Where the land grade is less than 1% in the direction of furrow, striate graded furrows may be adapted. The grade can be as much as 2 to 3% depending on the soil type and the rainfall intensity, which affects erosion. When field sloped is too steep to align the furrows down the slope, control furrows which run along curved routed may be used. Spacing of furrows depends on the crop type and the type of machinery used for cultivation and planting. Length of furrows depends largely on permeability of the soil, the available labor and skill, and experiences of the irrigation. Flow rates are related to the infiltration to the rate of the soil.
Longitudinal slope of furrow depends up on the soil type, especially its errodability and the velocity of flow. Slope may be related to discharge as follows.
slope % 0.25 0.5 0.75 1.0 1.5 2.0
Qmax (m3/hr) 9.0 4.5 3.0 2.2 1.5 1.1
2. Boarder - strip Irrigation
The farms are divided into number of strips of 5 to 20 meters wide and 100 to 400 meters long. Parallel earth bunds or levees are provided in order to guide the advancing sheet of water. Recommended safe limits of longitudinal slope also depends on the soil texture:
Sandy loam to sandy soils 0.25 - 0.6%
Medium loam soils 0.2 - 0.4%
Clay to clay loam soils 0.05 - 0.2%
3. Basin irrigation
Large stream of water is applied to almost level and smaller unit of fields which are surrounded by levees or bunds. The applied water is retained in the basin until it filtrates. Soil type, stream size and irrigation depth are the important factors in determining the basin area.
|Method of irrigation||Type of Crop suited|
|Border strip method||Wheat, Leafy vegetables, Fodders|
|Furrow method||Cotton, Sugarcane, Potatoes|
|Basin method||Orchard trees|
4. Wild flooding
Water is applied all over the field especially, before plowing for soil that can't be plowed when dry. Under closed conduit- there are two types of irrigation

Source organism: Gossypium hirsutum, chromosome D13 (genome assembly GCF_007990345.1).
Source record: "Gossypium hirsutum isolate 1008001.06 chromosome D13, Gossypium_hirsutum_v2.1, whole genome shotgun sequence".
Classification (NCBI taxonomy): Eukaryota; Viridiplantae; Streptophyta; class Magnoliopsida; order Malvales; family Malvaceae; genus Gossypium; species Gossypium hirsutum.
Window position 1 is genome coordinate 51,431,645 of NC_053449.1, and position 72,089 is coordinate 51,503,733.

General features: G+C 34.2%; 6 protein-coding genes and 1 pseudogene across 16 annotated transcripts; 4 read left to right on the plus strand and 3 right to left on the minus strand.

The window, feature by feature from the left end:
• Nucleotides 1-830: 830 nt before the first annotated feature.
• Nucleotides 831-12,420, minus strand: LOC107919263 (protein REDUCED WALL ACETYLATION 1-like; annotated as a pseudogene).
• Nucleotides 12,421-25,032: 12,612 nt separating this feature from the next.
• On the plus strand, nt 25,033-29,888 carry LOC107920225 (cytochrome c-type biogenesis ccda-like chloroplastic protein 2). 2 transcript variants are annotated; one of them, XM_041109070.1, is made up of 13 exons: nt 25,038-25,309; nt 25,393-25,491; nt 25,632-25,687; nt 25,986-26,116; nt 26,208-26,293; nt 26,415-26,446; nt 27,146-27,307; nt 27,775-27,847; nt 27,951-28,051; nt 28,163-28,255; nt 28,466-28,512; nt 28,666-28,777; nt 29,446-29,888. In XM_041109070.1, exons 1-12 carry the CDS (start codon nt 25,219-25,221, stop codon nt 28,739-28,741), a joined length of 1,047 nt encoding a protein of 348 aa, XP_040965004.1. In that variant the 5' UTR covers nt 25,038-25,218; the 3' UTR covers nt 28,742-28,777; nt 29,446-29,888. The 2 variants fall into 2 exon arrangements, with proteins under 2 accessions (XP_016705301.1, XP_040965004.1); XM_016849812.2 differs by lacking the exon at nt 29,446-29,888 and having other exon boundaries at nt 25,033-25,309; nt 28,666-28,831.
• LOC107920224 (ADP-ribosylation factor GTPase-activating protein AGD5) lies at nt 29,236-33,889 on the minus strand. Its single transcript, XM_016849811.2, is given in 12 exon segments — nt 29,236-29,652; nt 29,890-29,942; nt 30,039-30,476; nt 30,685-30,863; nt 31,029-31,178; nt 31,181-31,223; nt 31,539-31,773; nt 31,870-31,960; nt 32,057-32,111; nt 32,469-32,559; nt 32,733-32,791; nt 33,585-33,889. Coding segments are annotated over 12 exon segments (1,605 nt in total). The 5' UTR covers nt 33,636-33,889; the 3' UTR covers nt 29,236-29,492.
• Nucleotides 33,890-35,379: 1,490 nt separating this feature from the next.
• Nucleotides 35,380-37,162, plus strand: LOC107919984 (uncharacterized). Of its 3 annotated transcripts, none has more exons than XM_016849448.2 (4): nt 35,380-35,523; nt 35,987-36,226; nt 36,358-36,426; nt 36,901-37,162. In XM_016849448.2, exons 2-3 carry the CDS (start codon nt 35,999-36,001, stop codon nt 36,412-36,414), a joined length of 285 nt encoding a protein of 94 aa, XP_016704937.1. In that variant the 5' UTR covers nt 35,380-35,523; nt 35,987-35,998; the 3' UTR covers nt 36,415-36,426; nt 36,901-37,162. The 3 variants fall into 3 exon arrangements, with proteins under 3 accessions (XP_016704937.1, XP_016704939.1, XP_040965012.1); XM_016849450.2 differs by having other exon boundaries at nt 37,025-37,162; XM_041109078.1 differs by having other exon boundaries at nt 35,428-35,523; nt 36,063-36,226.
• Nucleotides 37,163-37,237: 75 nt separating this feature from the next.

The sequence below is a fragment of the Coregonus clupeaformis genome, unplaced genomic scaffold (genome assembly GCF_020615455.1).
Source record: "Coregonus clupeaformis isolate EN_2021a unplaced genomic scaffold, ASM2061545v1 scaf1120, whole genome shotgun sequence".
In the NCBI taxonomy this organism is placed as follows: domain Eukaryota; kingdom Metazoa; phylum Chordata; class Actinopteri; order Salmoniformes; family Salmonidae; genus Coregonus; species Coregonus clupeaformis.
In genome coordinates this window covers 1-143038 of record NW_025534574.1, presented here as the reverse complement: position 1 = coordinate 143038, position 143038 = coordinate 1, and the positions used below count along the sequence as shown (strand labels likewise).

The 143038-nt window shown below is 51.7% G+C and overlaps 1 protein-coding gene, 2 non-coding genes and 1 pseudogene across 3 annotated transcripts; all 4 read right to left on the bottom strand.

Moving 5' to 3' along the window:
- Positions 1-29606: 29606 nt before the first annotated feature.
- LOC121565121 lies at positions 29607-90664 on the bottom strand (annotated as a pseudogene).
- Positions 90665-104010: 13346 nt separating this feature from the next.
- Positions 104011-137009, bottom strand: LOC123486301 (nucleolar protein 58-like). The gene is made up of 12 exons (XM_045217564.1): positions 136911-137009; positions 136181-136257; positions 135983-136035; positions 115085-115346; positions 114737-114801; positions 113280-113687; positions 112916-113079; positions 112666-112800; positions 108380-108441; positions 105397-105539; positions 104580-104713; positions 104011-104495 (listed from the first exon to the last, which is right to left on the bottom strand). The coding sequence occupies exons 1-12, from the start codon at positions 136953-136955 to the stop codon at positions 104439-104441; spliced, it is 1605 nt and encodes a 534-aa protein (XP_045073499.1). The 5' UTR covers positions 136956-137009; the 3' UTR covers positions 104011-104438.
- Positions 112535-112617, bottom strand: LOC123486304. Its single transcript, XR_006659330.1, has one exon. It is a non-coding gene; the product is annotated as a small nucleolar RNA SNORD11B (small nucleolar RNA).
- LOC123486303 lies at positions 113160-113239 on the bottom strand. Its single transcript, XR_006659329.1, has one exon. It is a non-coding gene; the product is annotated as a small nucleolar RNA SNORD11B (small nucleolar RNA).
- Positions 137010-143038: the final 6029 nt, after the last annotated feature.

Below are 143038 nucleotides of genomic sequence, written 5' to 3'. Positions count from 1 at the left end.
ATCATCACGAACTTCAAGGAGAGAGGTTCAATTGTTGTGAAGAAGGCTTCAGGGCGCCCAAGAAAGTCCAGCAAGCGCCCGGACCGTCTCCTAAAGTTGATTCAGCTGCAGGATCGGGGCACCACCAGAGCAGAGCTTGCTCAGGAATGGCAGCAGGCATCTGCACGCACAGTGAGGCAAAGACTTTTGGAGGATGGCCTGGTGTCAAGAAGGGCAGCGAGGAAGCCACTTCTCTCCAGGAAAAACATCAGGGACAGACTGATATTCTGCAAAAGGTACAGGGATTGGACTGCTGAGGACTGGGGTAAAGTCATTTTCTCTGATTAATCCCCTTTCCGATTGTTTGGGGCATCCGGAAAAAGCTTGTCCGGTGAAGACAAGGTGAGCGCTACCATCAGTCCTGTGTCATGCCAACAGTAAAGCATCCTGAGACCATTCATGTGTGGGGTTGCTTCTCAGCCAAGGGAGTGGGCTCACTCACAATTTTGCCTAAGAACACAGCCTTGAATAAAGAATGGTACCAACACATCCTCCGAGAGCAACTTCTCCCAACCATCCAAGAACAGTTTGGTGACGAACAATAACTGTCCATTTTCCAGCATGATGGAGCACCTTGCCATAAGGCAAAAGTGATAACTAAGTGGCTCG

1. Sprinkler irrigation:
It is mostly used for young growth, to humid the atmosphere, for soil compaction( specially for sandy loam soils before planting, for land having up and down slope and used to wash out plant leaves especially in dusty area.
Sprinkler irrigation offers a means of irrigating areas which are so irregular that they prevent use of any surface irrigation methods. By using a low supply rate, deep percolation or surface runoff and erosion can be minimized. Offsetting these advantages is the relatively high cost of the sprinkling equipment and the permanent installations necessary to supply water to the sprinkler lines. Very low delivery rates may also result in fairly high evaporation from the spray and the wetted vegetation. It is impossible to get completely uniform distribution of water around a sprinkler head and spacing of the heads must be planned to overlap spray areas so that distribution is essentially uniform
- Economical to labour & uniform distribution.
2. Drip irrigation
This is used especially where there is shortage of water and salt problem. The drip method of irrigation, also called trickle irrigation. The method is one of the most recent developments in irrigation. It involves slow and frequent application of water to the plant root zone and enables the application of water and fertilizer at optimum rates to the root system.
It minimizes the loss of water by deep percolation below the root zone or by evaporation from the soil surface. Drip irrigation is not only economical in water use but also gives higher yields with poor quality water.
- No loss. of water because all water drops at root zone.
- No water logging and rise of water table at result salinity problems caused by this irrigation type is almost nil.
- Uniform distribution of water.
- Good water management.
- Economical use of labour.